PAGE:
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Customer calls out dental hygiene product over suspicious packaging detail: 'I'm thinking this is completely misleading'

"Is this a con?"

PP Greenwashing companies products are biodegradable

Photo Credit: iStock

An exasperated Reddit user on the r/ZeroWaste subreddit recently posted about a package of "plant-based" floss picks they bought — after the product's claims made them skeptical.

r/ZeroWaste is a community for sharing eco-friendly products and hacks so users can reduce their impact on the environment. A biodegradable flosser would be right up the subreddit's alley, as past posts have tackled hygiene products like razors, lotion, and shower gear.

However, that doesn't seem to be what this Redditor has found. Their post includes photos of a box of flossers from The Humble Co., with phrases on the package like "plant-based materials," "eco-friendly," "vegan," "loved by nature," "kind to our planet," and "100% recyclable."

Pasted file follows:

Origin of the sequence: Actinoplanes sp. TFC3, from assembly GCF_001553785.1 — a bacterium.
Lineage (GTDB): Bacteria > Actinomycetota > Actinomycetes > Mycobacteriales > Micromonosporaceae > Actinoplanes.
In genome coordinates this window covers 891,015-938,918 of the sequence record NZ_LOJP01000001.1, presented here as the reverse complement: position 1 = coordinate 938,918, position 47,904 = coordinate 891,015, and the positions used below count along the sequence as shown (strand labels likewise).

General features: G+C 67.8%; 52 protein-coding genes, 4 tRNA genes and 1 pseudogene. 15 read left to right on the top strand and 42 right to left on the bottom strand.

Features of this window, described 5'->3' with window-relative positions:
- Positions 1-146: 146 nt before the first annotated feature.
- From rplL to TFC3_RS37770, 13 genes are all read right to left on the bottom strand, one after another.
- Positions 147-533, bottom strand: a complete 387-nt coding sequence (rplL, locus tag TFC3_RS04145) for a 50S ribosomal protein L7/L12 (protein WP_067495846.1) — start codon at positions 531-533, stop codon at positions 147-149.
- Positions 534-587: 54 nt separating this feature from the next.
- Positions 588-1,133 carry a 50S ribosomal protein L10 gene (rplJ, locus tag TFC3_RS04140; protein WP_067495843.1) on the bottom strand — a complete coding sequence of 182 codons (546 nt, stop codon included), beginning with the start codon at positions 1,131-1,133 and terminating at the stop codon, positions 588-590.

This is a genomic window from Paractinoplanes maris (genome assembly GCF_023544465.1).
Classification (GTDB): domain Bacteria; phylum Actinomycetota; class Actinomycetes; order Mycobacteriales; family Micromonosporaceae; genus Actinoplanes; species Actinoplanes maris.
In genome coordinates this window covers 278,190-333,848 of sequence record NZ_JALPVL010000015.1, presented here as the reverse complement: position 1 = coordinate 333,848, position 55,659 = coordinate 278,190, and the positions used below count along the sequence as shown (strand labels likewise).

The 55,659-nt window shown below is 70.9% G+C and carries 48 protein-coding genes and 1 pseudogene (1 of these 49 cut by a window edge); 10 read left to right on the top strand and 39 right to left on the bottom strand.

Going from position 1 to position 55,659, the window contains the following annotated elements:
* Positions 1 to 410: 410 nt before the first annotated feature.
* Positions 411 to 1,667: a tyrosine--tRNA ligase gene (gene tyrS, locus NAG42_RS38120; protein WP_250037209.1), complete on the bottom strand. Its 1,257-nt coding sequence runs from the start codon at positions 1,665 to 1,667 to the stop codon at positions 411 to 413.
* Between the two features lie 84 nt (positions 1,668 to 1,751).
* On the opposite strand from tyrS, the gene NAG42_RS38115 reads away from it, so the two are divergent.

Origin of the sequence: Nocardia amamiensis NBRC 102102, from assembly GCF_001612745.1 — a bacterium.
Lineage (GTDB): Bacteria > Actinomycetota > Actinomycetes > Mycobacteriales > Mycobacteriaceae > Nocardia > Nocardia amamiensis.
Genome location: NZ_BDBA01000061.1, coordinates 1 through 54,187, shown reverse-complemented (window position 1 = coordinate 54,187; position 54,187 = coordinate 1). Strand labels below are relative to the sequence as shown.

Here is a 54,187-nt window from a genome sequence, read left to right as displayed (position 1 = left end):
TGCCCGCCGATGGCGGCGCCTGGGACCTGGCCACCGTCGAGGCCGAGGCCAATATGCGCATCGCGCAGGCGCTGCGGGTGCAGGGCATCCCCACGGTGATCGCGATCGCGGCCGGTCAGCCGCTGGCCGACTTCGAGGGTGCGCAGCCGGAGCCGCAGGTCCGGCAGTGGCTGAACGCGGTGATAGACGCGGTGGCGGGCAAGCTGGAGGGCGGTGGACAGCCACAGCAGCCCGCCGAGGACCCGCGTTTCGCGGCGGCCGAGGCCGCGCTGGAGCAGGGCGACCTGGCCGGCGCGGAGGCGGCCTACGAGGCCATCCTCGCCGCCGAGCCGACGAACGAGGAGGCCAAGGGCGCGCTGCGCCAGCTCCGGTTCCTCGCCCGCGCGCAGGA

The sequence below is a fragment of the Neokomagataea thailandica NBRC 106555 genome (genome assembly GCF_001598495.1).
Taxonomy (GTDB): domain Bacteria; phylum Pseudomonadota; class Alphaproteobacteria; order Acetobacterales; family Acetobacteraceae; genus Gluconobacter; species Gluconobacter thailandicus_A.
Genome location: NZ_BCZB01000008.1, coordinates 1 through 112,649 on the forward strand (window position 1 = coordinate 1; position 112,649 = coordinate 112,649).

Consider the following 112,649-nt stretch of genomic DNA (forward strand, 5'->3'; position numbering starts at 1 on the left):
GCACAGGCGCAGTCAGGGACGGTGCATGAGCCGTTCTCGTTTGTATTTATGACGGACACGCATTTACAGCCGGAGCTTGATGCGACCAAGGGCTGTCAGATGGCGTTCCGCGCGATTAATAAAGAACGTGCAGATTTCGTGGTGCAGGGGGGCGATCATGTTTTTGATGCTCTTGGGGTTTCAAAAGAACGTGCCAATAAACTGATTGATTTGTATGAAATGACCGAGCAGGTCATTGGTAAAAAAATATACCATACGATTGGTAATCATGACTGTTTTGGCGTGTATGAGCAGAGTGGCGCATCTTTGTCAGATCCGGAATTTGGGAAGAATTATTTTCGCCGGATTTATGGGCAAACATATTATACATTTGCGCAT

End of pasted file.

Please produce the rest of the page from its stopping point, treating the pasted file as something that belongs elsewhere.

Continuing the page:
But closer inspection reveals that the flosser is partly made of polyethylene and "PP" — a term that confuses the original poster.

"Is this a con? Wtf is '30% PP?'" they ask. "I'm thinking that this is completely misleading and I won't be able to put it in the compost! The Humble Co. website lists the ingredients as 'cornstarch and PP mix' but conveniently doesn't explain what PP is."

One commenter chimes in with an unfortunate answer. "Polypropylene (PP) is one of the most commonly used thermoplastics in the world … Looks like that is not biodegradable."

A third user offers a detailed breakdown of why The Humble Co. is allowed to print such misleading packaging. 

"Plant-based =/= biodegradable," they point out. "Everything they say on the packaging is true. Starch is plant-based, possibly also the PP they use. But they never claimed to be biodegradable." 

The fine print also reveals that the "100% recyclable" claim only applies to the cardboard box the flossers come in. 

"It is greenwashing all the way down, but they didn't lie," the user writes.

Greenwashing — when companies try to appear eco-friendly as a marketing tactic, without actually making any significant changes — can be misleading to those trying to live a more environmentally friendly lifestyle. Thankfully, r/ZeroWaste has several flossing suggestions that really do help the environment.

"I buy these compostable picks from Free the Ocean!" says one commenter. 

"Get yourself a floss holder," another user suggests. "Yes, it's plastic, but it's one and done, and probably buy it for life."

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